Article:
Where, it feels as though volumes will track just below the 30-day average, with volumes through the S&P500 some 18% below this average.
The S&P500 closed +0.7% higher, where we can also see a +0.3% net change in the S&P500 futures from 16:10aest (the official ASX200 close). So, while Aussie SPI futures are down 6p from the cash close (hence the flat ASX200 call), we can look to the US and see the index giving us some belief of support at the open. Although, I am really clutching at straws here and would obviously want to see price looking more constructive before hitching a ride. It’s also positive that we’ve seen US small caps outperform with the Russell 2000 closing up 1.2%, and breadth has been pretty good, with 82% of stocks (in the S&P500) closing higher, with the only sector lower being utilities (-0.3%).
Yield curves suggest a sustained bullish move in risk is limited
There have been limited moves in the fixed income world, although we’ve seen a slight outperformance from the front-end, with 2-year US treasury’s closing -2bp at 1.50%. This has created a slight steepening of the 2s vs 10s US Treasury curve, but when this is still inverted by 2.6bp, the message we continue to hear from the yield curve is hardly one that suggests the S&P 500 is going to see a topside break of the 2943 to 2822 range, where price is currently in the 53rd percentile.
As I have suggested before, perhaps the best curve to focus on is the US 3-month vs US 5Y5Y forward rate. Why? Because the 3m Treasury is close enough to the fed funds effective rate, while the forward rate is the market’s interpretation of the longer-term neutral rate. That being, the implied policy setting in fed funds future for the anticipated levels of inflation and growth. With the 3m Treasury yield now 58bp higher than the forward rate, it quantifies how the market sees Fed policy as being too tight, and the Fed needs to cut by 50bp just to get to the neutral setting, that is neither stimulatory nor restrictive. Again, it’s hard to see equities rallying too intently in this environment.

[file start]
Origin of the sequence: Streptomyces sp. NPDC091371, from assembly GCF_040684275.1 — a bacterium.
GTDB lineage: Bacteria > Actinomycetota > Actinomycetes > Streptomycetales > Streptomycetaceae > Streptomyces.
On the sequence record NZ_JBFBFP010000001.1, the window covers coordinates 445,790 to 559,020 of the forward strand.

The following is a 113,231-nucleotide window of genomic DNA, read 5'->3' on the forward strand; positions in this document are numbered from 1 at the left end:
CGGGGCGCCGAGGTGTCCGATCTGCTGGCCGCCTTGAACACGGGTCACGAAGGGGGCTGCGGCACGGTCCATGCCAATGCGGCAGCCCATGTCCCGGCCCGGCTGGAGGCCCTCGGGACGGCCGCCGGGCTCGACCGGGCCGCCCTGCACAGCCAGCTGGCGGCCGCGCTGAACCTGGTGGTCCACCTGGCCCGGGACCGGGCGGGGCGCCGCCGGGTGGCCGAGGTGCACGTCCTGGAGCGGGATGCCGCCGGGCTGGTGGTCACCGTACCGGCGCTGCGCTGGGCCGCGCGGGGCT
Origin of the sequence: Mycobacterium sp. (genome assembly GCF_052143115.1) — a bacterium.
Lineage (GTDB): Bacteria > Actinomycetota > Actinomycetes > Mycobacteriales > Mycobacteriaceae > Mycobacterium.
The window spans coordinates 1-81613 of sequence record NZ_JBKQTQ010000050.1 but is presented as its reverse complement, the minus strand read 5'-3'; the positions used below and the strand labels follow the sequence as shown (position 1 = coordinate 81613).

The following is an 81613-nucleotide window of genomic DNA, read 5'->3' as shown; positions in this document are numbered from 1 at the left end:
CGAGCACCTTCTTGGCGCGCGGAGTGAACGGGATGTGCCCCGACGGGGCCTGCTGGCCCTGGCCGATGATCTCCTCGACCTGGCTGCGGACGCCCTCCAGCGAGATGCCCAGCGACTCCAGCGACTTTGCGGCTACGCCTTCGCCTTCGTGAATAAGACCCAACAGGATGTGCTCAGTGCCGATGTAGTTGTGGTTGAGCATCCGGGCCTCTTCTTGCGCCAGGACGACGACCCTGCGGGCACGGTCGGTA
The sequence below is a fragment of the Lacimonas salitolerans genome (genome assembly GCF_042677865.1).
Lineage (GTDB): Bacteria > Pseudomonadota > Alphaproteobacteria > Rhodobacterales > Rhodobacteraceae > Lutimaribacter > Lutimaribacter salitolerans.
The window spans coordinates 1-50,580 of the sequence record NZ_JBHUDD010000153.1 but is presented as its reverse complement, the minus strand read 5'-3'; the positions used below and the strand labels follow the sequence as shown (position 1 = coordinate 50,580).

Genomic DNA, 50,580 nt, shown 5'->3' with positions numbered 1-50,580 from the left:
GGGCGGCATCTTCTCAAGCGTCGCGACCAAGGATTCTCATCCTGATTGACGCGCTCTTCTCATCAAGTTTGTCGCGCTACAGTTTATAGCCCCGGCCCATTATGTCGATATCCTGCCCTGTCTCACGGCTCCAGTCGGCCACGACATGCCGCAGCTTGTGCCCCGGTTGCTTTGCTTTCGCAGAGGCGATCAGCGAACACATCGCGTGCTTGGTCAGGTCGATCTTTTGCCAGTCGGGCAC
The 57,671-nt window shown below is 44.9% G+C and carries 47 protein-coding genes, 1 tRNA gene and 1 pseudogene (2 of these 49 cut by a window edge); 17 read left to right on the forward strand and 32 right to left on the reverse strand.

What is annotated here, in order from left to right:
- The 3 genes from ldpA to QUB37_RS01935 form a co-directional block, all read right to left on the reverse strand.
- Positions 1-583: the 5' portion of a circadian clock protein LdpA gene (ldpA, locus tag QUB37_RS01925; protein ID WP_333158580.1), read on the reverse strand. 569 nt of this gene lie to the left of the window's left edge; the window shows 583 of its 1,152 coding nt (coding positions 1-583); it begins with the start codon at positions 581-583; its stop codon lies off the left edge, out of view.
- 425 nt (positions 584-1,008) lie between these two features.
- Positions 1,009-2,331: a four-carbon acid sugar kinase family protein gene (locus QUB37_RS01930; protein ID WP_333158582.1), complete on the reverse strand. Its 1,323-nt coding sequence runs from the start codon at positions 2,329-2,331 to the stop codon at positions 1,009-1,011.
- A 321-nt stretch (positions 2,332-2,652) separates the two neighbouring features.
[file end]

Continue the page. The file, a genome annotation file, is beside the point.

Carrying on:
Inflation expectations will keep the Fed from getting ahead of the curve
What we have seen moving is crude, with WTI closing up 1.6%, Brent +1.5% and gasoline +2.7%, driven by a monster 10m barrel in crude and 2.09m in gasoline draw seen in the weekly DoE inventory report. This was somewhat reflected in the price, given we saw an 11.1m barrel draw in the private API survey yesterday. This has helped push US 5-year inflation expectations (swaps) up another 7bp, and at 1.98%, it seems unlikely the Fed will do anything other than a further insurance 25bp cut, when the FOMC next meet on the 18th September.
The US data certainly doesn’t give the Fed scope to ease by 50bp, and the 8% probability of a 50bp cut, implied in rates markets, reflects that. Certainly, if we look at yesterday’s US consumer confidence print, we are yet to see the consumer feeling the world is a darkening place, even if business investment, trade volumes and manufacturing have been a red flag. Consider then, that the next ISM manufacturing report comes next week, ahead of the August retail sales report on the 13th, and that could be a market volatility event.
FX intervention unlikely… for now
In FX markets, the USD has rallied against all G10 currencies and had some bullish moves against EM FX too. The USD index is into the top of its range and would be higher if it weren’t for the fact EURUSD closed the session down a mere 12pips at 1.1078. It’s interesting that Treasury Secretary Mnuchin has said the department doesn’t intend to intervene in the USD for now.
With USD intervention such a hot topic, and the smoking gun for those calling for a future currency war, the use of ‘for now’ will be debated on the floors. We’ve got a decent idea of how intervention looks like, but what are the triggers that change ‘for now’, to ‘right now’. Is it a trade-weighted USD some 3-5% higher, the USD index pushing towards 103, with EURUSD into 105, or USDCNY moving markedly higher? Perhaps its these factors married with a higher rate of change…However, a market which feels US FX invention is coming is a market one step closer to buying FX vol in size as their play on currency wars and gold will be above $1600 in a flash.
GBP – the wild west of FX
GBPUSD has been the talk of the town though, with the price falling from 1.2286 to 1.2157 with Boris Johnson requesting to prorogue (suspend) parliament, something which was later approved by Her Majesty the Queen. The betting markets now have a no-deal Brexit at 45%, although a general election, perhaps after a short A50 extension, still seems the base case for now. However, one thing is for certain; we are in for a lively period of headline risk for GBP traders to navigate, when parliament comes back from recess on 3 September through to when they go back on recess on 9 September.
As many have commented, this is an incredibly tight window to pass new legalisation from the Remainer camp and a no-confidence vote, therefore, seems incredibly elevated to be enacted through this period. Of course, if neither play out then when parliament comes back on 14 October, with the Queen due to address the nation, then given the limited time until the Brexit deadline on 31 October, the risk of a no-deal Brexit will become the markets base-case. GBP is the wild west of G10 FX from here…consider your position size and risk tolerance above all when trading the quid.
Also, keep an eye on the AUD with private CAPEX data out at 11:30aest. Weak number in the planned spend could push AUDUSD for a further test of 67c, which has acted as huge support of late.
Chris Weston, Head of Research at Pepperstone.
(Read Our Pepperstone Review)